As part of this resetting of proportions, Dinobot's head was shrunk down a bit in size comared to the rest of his body, and the legs are now longer thanks to also serving as the robot legs. The main body is not as wide as the first Dinobot toy and the tail extends very far back, a feature that is found on the
real life raptors. His beast mode arms are relatively tiny, and actually a tiny bit smaller than they should be proportionally speaking. Overall, I believe the designers were aiming for a more sleek looking dinosaur mode while taking design cues from the TV show model.

I remember one of the elements of the original "Beast Wars" figures that really drew me in was the level of detail sculpted into the figures. The original Dinobot had a great "leathery" skin pattern with cross hatch lines, raised line patterns and other organic style detailing. This Dinobot carries on that tradition, with similar details from the head to the end of his tail. The head sculpt is largely based on the TV show's CGI model, complete with a ridge over the eye section and a rather thin lower jaw piece. Small details such as the teeth and musculature lines on the arms are worked in as well, giving Dinobot a distinctly organic appearance.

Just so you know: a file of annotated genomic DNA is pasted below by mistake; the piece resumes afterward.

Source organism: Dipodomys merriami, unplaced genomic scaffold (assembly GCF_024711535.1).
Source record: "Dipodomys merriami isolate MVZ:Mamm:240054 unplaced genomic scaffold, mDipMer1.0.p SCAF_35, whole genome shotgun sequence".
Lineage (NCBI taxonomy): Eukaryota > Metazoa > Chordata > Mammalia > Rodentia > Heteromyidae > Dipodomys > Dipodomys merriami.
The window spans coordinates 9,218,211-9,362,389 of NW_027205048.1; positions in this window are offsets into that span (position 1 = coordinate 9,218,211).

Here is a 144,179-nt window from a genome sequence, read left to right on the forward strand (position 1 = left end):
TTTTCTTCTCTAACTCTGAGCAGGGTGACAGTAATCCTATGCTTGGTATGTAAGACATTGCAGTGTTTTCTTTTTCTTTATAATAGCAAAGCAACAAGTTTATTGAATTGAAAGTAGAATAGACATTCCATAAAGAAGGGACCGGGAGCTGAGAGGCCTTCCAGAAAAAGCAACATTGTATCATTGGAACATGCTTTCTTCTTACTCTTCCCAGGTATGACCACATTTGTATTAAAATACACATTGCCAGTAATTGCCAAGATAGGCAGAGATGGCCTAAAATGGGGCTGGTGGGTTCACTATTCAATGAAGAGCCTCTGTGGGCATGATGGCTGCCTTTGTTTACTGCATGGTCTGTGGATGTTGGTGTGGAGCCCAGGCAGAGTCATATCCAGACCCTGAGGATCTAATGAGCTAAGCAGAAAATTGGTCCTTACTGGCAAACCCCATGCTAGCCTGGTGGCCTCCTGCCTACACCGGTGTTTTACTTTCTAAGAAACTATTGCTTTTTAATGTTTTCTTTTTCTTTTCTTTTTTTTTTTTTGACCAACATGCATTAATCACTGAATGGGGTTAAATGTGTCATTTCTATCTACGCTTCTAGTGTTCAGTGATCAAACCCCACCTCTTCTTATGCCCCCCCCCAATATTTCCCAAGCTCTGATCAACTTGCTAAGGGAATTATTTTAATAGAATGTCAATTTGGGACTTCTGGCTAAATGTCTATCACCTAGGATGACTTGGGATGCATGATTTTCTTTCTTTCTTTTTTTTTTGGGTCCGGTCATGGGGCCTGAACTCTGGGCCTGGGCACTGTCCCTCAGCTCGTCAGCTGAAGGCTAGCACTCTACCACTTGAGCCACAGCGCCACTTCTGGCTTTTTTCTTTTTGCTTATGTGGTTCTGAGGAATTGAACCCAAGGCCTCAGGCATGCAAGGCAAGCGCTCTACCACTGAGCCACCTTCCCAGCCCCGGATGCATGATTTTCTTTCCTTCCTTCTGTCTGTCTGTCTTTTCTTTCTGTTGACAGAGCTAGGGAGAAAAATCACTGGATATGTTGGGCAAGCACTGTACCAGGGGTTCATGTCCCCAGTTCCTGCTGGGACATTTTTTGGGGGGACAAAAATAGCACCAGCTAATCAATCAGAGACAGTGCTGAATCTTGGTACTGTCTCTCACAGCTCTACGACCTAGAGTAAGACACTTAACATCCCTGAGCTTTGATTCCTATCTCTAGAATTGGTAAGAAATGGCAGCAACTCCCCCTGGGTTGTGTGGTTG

Dinobot features nine points of articulation in this form. His arms can move up and down and his legs can move out to the sides a bit, bend at the knees and his feet can turn. His lower jaw swings down and while not painted, you can see a tongue sculpted inside which is an amusing touch. Another detail I like a lot are the design of his feet and claws. They have the ridged design found on many birds (who some scientists relate to raptors) and his feet feature the distinctive large claw found on real life raptors.